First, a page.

F-35B Lightning II fighter jet crashes, pilot ejects in South Carolina

An F-35B Lightning II Joint Strike Fighter takes off from Marine Corps Air Station Beaufort, Nov. 6, 2017.


By COREY DICKSTEIN | STARS AND STRIPES Published: September 28, 2018

WASHINGTON — A Marine Corps F-35B Lightning II fighter jet crashed near the service’s air station in Beaufort County, South Carolina on Friday morning during a training flight, according to the Marine Corps.

The pilot safely ejected from the fifth-generation fighter jet, which crashed about 11:45 a.m. near the Broad River, about five miles from Marine Corps Air Station Beaufort, the Corps said in a statement. The pilot, from 2nd Marine Aircraft Wing, was being examined Friday afternoon by medical personnel.

The aircraft was a total loss, according to a Marine official, who spoke on condition of anonymity. An investigation into the incident could take months to determine the cause, the official said.

Kensley Crosby, a Beaufort resident who lives near the area where the F-35B crashed, told the Beaufort Gazette newspaper that she heard an explosion and saw smoke coming from the scene. Kensley said she heard three to four additional explosions within 30 minutes of the crash.

MCAS Beaufort has one F-35B squadron, Marine Fighter Attack Squadron 501. It is also home to five squadrons that fly various versions of F/A-18 Hornet fighter jets.

The crash is the first of an F-35 during a training or operational flight, a Pentagon official said. The F-35 program, the most expensive weapon in U.S. military history, has been marred by delays and cost overruns and other mechanical issues. Problems include a broken bracket that was blamed for an in-flight fire on a Marine F-35B in October 2016 at MCAS Beaufort, according to a Marine Corps investigation into the incident. The plane successfully landed, but the aircraft was lost.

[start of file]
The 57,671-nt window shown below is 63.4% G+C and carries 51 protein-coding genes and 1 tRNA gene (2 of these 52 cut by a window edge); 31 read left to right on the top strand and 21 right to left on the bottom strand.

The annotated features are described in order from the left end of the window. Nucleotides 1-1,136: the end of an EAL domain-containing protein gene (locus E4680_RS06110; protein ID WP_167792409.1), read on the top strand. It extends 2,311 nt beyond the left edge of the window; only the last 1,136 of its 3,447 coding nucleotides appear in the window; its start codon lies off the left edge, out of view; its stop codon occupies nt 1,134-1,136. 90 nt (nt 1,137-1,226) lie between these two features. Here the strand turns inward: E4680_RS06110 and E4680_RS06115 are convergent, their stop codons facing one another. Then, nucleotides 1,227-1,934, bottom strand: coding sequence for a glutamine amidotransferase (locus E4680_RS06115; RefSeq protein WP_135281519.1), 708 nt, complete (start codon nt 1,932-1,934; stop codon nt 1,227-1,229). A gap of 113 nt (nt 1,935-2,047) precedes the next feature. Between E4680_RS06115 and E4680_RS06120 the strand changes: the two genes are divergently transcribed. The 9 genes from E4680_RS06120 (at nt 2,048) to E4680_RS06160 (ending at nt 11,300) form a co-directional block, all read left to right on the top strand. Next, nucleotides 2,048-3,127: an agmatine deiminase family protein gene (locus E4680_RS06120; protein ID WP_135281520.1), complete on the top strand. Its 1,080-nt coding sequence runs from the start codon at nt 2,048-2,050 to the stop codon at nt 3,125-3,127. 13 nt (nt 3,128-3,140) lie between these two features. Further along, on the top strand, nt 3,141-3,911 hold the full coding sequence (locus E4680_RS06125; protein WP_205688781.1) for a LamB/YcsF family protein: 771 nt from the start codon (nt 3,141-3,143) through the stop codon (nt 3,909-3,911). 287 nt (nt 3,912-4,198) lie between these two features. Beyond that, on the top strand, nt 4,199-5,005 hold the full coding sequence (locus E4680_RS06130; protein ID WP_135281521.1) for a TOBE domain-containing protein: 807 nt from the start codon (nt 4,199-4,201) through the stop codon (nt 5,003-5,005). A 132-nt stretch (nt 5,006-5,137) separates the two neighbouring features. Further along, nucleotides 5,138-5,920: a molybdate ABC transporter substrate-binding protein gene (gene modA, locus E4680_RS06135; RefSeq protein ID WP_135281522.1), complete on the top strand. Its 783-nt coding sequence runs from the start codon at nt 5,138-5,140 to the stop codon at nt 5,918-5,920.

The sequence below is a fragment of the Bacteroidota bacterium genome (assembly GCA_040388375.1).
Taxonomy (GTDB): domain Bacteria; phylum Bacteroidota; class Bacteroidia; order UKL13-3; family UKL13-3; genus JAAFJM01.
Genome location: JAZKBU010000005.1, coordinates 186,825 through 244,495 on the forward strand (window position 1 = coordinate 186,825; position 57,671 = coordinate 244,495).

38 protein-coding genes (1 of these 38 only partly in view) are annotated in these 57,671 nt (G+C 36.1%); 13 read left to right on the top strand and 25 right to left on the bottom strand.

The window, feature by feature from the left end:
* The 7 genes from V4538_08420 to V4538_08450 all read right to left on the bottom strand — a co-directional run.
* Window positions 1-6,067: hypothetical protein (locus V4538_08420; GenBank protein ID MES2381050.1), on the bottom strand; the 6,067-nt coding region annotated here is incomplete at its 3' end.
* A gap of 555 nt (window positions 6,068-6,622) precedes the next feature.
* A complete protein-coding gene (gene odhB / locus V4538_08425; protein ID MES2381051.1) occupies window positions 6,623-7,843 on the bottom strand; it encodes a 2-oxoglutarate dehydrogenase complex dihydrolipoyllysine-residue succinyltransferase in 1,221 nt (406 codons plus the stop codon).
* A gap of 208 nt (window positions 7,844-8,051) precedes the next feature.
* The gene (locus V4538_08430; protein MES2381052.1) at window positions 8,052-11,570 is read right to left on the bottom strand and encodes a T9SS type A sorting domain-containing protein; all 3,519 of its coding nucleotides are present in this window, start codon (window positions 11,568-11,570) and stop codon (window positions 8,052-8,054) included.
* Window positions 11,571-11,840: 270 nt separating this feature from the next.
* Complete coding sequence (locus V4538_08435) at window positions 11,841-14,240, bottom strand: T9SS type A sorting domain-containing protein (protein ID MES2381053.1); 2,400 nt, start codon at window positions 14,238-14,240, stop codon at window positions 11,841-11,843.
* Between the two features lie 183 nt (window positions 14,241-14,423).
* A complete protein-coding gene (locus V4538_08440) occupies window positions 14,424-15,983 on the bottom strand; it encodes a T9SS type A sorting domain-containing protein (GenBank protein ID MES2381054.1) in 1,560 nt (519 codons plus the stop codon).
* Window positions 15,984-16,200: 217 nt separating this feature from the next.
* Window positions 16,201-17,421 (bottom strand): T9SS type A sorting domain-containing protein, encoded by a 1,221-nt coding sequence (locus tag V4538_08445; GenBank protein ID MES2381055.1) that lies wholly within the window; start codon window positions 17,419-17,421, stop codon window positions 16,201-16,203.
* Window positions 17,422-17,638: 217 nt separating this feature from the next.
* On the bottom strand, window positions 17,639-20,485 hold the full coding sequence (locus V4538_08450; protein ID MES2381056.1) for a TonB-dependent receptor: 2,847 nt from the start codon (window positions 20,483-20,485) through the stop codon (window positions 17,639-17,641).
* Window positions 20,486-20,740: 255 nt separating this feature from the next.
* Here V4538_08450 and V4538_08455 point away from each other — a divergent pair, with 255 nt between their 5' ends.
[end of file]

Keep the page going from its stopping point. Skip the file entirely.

The crash on Friday came one day after an American F-35 was used for the first time in combat to strike an enemy target. On Thursday, a Marine F-35B successfully attacked a Taliban target in support of a ground clearance operation in Afghanistan, according to the Marine Corps. The F-35Bs involved in that operation flew from the USS Essex, an amphibious assault ship in the U.S. Central Command area of operations.

The Marine version of the F-35 is capable of conducting short takeoffs and vertical landings like a helicopter. The Air Force and Navy have their own versions of the aircraft but have yet to use them in combat.

The F-35 program is expected to cost the Pentagon about $406 billion for 2,456 fighter jets that the services intend to buy, according to the F-35 Joint Program Office.

The Marine Corps version is the most expensive of the three versions of the F-35, costing about $115.5 million in 2019. Pentagon and Lockheed Martin officials announced Friday that they had reached an agreement to reduce the price of the 141 F-35s set to be delivered in the next year.

Ultimately, the Air Force intends to purchase 1,763 F-35As, the Marine Corps intends to buy 353 F-35Bs and the Navy plans to buy 340 F-35Cs designed for deployment on aircraft carriers.

Twitter: @CDicksteinDC